- The Washington Times - Thursday, December 5, 2002

Political support for construction of the Intercounty Connector may have solidified, but that doesn't mean concrete trucks and construction crews will be blazing a trail across Montgomery County anytime soon: State officials say the highway, which still faces environmental and funding hurdles, is years maybe decades away from completion.
The ICC, the "outer beltway" that would join Interstate 270 in Montgomery County with Interstate 95 in Prince George's County, has been on the drawing boards for more than 30 years.
But the proposed roadway took a big step toward reality this week, when the new Montgomery County Council, made over into a pro-highway body after ICC opponents were defeated on Election Day, voted 6-3 to back an environmental-impact study for the proposed road.
The council now is marching in step with Gov.-elect Robert L. Ehrlich Jr., who has promised to make it "priority one" for his administration when he takes the reins in January.
However, the project has to clear several obstacles that could delay the start of construction for a decade or more.
"In general, any highway project if things went smoothly would take at least 10 years to complete," said Valerie Edgar, a spokeswoman for the Maryland State Highway Administration. Because the ICC project had never moved smoothly, she said, it was hard to predict how long work would take on the proposed 16- to 18-mile-long stretch of highway. "This is a proposed long road, so it could take even longer," she said.
"Planning for the five-mile bypass in Salisbury started in the '80s and they are only now beginning construction," she said.
Miss Edgar said a typical project could be in the planning stages for two to four years, while design could take another two to six years. This would be followed by other necessary processes, like obtaining rights of way. The construction itself could add two to three more years.
No timeline has been set for the study. The last environmental-impact study was started in 1992 by the Maryland State Highway Administration but halted in 1998 by Gov. Parris N. Glendening.
Opponents, meanwhile, say the proposed road is far from certain. "During this time all kinds of things could change politically and financially," said Laura Olsen, assistant director of the Coalition for Smarter Growth, a group that opposes the ICC.
She said the study could cost millions of dollars at a time when the state is facing a budget deficit. "This is a time you want to be fiscally responsible. I don't believe it makes sense to spend excess money when studies have already been done on the ICC."
When Mr. Glendening took office in 1994, he was a strong supporter of the ICC. However, four years later and during his re-election campaigning, Mr. Glendening did an about-face, siding with environmentalists who were concerned that the highway would destroy wetlands and increase urban sprawl.
Growing traffic congestion has increased the demand for the ICC in recent years. Studies show the length of the rush hour in the Washington area could increase from five hours to almost 14 hours per day by 2015.
In the November elections, the ICC became a major campaign issue with both gubernatorial candidates expressing support for the road. County Executive Douglas M. Duncan also campaigned ferociously for council candidates who supported the ICC. This week, three of the four newly elected council members voted to restart an environmental-impact study on the highway.
Robert Grow, director of transportation for the Greater Washington Board of Trade, which supports the ICC, agrees that the highway project is still a long way off. "In the fastest scenario, it could take eight years. And that is if the study starts tomorrow," he said. But he predicted the need for the highway is so great that it will be built "no matter who is in office."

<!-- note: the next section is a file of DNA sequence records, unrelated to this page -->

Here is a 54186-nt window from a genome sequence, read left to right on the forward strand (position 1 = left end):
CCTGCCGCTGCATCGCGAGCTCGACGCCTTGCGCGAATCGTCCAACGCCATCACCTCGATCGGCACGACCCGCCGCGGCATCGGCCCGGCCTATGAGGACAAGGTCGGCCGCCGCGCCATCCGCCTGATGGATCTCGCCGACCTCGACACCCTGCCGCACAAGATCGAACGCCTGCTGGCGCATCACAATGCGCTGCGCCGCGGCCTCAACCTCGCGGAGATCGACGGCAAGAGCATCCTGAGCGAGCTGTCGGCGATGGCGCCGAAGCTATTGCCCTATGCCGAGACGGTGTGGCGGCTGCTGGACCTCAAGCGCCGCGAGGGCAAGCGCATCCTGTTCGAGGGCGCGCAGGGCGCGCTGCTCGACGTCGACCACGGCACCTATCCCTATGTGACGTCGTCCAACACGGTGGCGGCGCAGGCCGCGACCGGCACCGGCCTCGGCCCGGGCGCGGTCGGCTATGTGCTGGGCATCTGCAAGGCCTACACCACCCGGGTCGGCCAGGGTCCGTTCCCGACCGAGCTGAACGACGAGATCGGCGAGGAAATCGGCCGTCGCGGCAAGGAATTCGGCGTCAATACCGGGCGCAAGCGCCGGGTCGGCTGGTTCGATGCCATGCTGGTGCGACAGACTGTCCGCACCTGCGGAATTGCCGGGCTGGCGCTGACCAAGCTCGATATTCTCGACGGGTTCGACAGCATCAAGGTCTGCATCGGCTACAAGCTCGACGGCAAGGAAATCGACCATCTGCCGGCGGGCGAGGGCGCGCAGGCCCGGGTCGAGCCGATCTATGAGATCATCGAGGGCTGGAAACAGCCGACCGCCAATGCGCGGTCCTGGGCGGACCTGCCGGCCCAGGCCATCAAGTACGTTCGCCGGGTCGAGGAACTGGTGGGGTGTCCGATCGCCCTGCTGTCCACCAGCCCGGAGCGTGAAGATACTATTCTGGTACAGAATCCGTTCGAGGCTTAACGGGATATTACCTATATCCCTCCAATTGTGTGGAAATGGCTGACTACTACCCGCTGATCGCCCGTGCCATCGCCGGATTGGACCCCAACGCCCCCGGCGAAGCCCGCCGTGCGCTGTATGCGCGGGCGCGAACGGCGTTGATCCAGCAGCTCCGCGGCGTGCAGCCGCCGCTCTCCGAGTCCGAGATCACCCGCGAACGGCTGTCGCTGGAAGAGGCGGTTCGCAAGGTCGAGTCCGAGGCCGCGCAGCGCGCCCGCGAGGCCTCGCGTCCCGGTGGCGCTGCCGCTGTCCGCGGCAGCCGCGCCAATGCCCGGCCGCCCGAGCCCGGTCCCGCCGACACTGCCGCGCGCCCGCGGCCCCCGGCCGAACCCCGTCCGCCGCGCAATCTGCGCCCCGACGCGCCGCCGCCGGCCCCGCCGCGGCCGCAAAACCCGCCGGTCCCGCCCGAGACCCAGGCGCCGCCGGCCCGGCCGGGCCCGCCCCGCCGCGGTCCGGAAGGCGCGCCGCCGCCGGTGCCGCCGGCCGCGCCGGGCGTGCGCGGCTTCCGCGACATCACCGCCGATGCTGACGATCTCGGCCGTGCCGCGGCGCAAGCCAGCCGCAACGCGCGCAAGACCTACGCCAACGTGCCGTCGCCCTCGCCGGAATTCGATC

Economic-development advocates in suburban Washington and statewide have long supported the ICC, which has been part of the state's master transportation plan for 31 years.
The highway, linking Gaithersburg and Laurel, is expected to greatly shorten the drive from northern Montgomery County to the Baltimore area and Prince George's County.
In January, Mr. Ehrlich is expected to give a go-ahead to the environmental-impact study on the ICC, and is also expected to decide on asking for federal funding for the project.
While the federal government typically contributes 80 percent of the money and even more in certain cases, this is contingent on the approval of the project by several federal agencies, including the Department of the Interior, the Environmental Protection Agency and the U.S. Army Corps of Engineers, among others. In the past, these agencies have failed to give top marks to the connector.
The Montgomery County Council is uncertain how long its own study will take or what it will cost. Two studies conducted in Maryland so far on the ICC have together cost $15 million.
"There is no fixed timeline," said Council President Michael Subin, at-large Democrat.
Mr. Subin was among six council members who voted for the study. The others were Steve Silverman, at-large Democrat; Howard Denis, Bethesda Democrat; Mike Knapp, Germantown Democrat; and George Leventhal and Nancy Floreen, both at-large Democrats.
Marilyn J. Praisner, Silver Spring Democrat; Philip Andrews, Rockville Democrat; and Tom Perez, Silver Spring Democrat, voted against the ICC.
"By the time it begins, this could easily be a $2 billion-plus highway. And close to 90 percent of intersections that would be congested without the ICC by that time would still be congested with it," said Greg Smith, who heads the Campaign to Stop the ICC.
Miss Edgar said she could not predict if the ICC would alleviate congestion, but added that traffic in the state was growing at a rate of 2 percent every year.

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